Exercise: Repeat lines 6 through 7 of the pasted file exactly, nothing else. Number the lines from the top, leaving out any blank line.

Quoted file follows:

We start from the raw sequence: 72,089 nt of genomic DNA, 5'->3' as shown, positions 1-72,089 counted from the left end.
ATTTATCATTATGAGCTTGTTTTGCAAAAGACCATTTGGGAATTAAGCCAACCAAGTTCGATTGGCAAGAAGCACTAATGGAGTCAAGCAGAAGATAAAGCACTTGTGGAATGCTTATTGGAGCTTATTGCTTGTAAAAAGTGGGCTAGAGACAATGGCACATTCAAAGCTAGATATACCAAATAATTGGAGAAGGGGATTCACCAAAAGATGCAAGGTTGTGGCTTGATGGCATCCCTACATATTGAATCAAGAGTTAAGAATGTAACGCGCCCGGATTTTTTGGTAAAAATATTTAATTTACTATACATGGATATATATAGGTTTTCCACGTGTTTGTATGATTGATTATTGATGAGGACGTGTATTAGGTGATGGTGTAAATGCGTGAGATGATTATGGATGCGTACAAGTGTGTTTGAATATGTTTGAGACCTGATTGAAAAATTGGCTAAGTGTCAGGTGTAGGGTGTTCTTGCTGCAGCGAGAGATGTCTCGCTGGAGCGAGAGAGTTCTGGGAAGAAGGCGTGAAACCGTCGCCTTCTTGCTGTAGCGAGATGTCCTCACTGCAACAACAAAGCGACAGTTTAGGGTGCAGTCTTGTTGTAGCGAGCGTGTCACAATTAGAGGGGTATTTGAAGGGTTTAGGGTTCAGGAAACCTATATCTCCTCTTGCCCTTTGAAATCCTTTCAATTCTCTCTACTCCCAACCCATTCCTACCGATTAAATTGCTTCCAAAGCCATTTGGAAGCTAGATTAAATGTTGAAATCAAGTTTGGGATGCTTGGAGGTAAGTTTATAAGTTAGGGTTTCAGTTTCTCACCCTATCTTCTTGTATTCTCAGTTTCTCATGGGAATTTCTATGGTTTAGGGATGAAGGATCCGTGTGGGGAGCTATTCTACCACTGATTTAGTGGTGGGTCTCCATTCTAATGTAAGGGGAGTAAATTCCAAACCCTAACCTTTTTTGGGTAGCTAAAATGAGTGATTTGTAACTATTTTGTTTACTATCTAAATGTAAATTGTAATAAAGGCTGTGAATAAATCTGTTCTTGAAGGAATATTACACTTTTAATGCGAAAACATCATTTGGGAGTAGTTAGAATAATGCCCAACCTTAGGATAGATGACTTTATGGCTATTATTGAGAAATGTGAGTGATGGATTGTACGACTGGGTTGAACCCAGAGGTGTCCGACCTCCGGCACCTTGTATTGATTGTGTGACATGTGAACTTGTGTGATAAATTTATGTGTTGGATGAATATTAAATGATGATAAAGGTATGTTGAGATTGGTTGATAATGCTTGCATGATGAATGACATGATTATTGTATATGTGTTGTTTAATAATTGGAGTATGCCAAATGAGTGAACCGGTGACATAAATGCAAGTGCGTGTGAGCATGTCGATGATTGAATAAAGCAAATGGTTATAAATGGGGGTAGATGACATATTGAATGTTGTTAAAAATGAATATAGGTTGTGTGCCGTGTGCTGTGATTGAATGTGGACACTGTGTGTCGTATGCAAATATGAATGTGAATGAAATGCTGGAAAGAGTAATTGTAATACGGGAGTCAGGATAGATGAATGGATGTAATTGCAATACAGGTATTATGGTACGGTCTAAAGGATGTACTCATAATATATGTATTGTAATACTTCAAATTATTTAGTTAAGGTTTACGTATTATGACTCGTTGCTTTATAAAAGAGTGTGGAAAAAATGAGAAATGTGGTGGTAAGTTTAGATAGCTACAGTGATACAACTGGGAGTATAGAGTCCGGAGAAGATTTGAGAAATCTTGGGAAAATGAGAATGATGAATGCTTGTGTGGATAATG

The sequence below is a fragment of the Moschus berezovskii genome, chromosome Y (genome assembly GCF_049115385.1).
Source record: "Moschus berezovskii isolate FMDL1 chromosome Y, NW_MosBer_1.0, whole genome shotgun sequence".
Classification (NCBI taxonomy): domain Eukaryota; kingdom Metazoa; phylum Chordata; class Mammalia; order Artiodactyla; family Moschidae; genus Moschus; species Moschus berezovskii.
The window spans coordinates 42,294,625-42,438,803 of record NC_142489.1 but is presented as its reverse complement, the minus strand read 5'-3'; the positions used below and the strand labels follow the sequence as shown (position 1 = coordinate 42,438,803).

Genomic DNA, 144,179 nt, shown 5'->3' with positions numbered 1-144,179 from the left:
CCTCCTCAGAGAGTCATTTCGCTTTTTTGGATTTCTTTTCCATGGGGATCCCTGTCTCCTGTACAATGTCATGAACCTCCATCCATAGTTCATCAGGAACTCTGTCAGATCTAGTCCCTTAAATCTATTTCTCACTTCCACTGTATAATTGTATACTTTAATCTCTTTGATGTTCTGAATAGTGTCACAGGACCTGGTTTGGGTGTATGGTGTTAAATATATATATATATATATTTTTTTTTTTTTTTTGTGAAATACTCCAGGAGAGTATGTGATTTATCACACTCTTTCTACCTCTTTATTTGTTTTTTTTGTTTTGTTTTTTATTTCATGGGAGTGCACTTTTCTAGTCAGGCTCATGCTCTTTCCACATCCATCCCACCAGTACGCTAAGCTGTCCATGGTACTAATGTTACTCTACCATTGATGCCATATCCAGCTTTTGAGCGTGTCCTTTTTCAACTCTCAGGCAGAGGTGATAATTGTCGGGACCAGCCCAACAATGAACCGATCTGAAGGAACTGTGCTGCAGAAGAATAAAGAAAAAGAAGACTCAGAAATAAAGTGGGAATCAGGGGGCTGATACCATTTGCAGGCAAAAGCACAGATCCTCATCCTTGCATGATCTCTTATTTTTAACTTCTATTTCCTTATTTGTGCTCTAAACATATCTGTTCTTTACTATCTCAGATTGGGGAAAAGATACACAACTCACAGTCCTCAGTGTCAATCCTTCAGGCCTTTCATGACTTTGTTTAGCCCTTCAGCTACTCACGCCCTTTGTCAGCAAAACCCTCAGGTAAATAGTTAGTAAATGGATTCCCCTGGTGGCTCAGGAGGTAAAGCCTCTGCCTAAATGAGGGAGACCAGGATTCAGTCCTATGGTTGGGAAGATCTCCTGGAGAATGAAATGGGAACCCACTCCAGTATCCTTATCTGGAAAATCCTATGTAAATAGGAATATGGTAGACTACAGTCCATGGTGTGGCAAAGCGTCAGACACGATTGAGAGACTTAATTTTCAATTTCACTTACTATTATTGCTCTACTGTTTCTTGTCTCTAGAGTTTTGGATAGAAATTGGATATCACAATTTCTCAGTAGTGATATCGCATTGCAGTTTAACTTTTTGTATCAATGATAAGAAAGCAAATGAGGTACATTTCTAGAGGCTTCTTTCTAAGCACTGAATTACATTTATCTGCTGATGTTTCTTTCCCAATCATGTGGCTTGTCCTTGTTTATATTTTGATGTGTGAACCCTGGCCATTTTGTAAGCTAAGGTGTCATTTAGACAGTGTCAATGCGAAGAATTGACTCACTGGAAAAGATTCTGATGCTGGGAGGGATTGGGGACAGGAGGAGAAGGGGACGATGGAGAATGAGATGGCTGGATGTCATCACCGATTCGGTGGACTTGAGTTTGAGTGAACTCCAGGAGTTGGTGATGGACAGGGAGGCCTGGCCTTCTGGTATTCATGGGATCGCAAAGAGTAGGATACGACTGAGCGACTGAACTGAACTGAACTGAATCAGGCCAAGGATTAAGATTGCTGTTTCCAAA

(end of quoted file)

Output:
The window spans coordinates 42,294,625-42,438,803 of record NC_142489.1 but is presented as its reverse complement, the minus strand read 5'-3'; the positions used below and the strand labels follow the sequence as shown (position 1 = coordinate 42,438,803).

Genomic DNA, 144,179 nt, shown 5'->3' with positions numbered 1-144,179 from the left: